Those countries who choose universal healthcare discourage overuse by rationing access. There are long wait times, many months long often, and some procedures are just not covered. The government takes complete control of healthcare. Case in point was that poor baby in England who suffered a terminal genetic illness. Their parents wanted to take their baby out of hospital and fly him to the US for an experimental treatment. The US doctors felt his condition would improve. The NHS said no. The parents had no say. They fought the NHS in court, but the judge said no. The NHS got to decide what was best for their baby. They were just the sperm and egg donors, I suppose. So then they wanted their baby to come home to die. The NHS said no. He would “die with dignity” in hospice. What the heck is dignified about dying in an NHS hospice rather than trying to get therapy in the US, or at home with his Mum and Dad? Why did the government of the UK get to define what “dignity” meant for an infant in a coma? When you turn over control of your life to your government, you may not like the choices it makes.

      Switzerland is not single payor. It uses entirely private health insurance but with a hybrid non profit/for profit framework.

      1. With single payor, there is no premium, deductible, or copay. The government imposes a tax to cover everything.

        Historically, health insurance plans that had no deductible or copay were extremely expensive. Why would single payor be any different? Only, instead of calling a cost a “premium”, “deductible”, or a “copay”, it’s called a tax. And there is nothing you can do to reduce your health care costs. Working out, eating healthy, meditating, doing yoga, and quitting smoking will not reduce your costs if you pay the same tax. There is no longer saying on your deductible by being healthier. No chance for savings. And we’d all be stuck with the Cadillac plan of the most jacked up premium possible (called a “tax”) because we just had to go with the one that didn’t have any cost reducers such as copays or deductibles.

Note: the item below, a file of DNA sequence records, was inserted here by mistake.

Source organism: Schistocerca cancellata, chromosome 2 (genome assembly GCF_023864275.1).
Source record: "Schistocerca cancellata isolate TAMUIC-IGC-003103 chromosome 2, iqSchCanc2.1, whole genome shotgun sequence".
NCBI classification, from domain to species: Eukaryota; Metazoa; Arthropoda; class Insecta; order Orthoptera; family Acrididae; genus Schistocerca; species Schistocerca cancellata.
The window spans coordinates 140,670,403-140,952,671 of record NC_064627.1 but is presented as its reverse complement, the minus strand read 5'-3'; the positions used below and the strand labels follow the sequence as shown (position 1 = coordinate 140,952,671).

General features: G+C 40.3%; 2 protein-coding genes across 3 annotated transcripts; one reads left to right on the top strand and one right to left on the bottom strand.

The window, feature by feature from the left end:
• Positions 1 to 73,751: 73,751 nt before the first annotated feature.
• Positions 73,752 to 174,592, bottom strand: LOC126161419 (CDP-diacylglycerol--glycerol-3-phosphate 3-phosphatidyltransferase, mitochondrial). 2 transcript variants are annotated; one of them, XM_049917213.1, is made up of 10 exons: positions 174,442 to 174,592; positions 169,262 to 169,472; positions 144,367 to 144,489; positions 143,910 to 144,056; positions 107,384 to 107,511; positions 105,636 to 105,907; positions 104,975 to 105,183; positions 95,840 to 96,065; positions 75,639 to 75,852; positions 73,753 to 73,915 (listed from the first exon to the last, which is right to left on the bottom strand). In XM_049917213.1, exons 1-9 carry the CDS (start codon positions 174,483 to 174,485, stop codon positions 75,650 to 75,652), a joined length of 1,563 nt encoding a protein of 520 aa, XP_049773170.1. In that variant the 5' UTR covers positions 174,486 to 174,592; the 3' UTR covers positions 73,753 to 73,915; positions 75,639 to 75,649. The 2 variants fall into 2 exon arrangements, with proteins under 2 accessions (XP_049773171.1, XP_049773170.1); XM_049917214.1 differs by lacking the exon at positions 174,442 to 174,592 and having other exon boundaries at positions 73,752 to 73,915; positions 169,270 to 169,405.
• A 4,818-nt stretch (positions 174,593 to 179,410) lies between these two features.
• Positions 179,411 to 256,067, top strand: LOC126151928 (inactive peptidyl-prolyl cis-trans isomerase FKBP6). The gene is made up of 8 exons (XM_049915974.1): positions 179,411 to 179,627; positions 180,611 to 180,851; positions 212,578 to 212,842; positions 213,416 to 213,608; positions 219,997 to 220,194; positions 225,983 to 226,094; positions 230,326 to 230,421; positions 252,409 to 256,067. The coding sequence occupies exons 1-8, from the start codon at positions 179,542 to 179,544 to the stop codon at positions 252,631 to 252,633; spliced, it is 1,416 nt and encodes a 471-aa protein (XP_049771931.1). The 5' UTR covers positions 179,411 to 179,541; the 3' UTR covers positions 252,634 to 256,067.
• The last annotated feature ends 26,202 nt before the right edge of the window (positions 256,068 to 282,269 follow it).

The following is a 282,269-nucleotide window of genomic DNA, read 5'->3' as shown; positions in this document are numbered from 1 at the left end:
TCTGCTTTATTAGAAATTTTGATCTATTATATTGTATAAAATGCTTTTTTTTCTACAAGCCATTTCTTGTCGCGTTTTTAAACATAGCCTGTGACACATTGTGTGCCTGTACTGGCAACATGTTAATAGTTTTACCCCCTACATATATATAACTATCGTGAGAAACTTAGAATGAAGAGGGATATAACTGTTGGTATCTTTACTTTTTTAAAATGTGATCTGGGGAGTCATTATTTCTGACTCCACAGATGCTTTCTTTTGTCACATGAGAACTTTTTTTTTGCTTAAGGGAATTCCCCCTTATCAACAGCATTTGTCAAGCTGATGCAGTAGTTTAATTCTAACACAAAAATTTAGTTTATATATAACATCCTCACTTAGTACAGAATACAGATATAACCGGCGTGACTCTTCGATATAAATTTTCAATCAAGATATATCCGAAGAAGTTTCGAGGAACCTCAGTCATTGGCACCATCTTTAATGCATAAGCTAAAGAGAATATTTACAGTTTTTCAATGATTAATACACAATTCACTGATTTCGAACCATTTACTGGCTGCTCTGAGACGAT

Universal health care is not free. You pay for it. You just do so in another area, where you pay a tax.

        Who cares what they call the cost of healthcare – tax, premium, or whatever? What matters is the total cost, and if you could afford it. Venezuela has “free” healthcare, but they are only allowed to keep about $20/month of their income. The government takes all the rest. I’d call that health care pretty expensive.

      2. Karen S says: When you turn over control of your life to your government, you may not like the choices it makes.

        I must agree with this. Governments do not give their citizens their lives. Their mothers do. Consequently, governments cannot deprive their citizens of life. Governments do, however, have a great deal to do with giving their citizens both liberty and property. For instance, most of my family lives in what used to be called New France, then The Northwest Ordinance and currently Illinois. Consequently, governments can, with due process of law, deprive their citizens of liberty or property–with just compensation for the latter. In fact, governments may also forcibly conscript their citizens into military service–which puts their lives in jeopardy–and even if their mothers say no. These are but a few samples of the “first principles” to which the original poster alluded.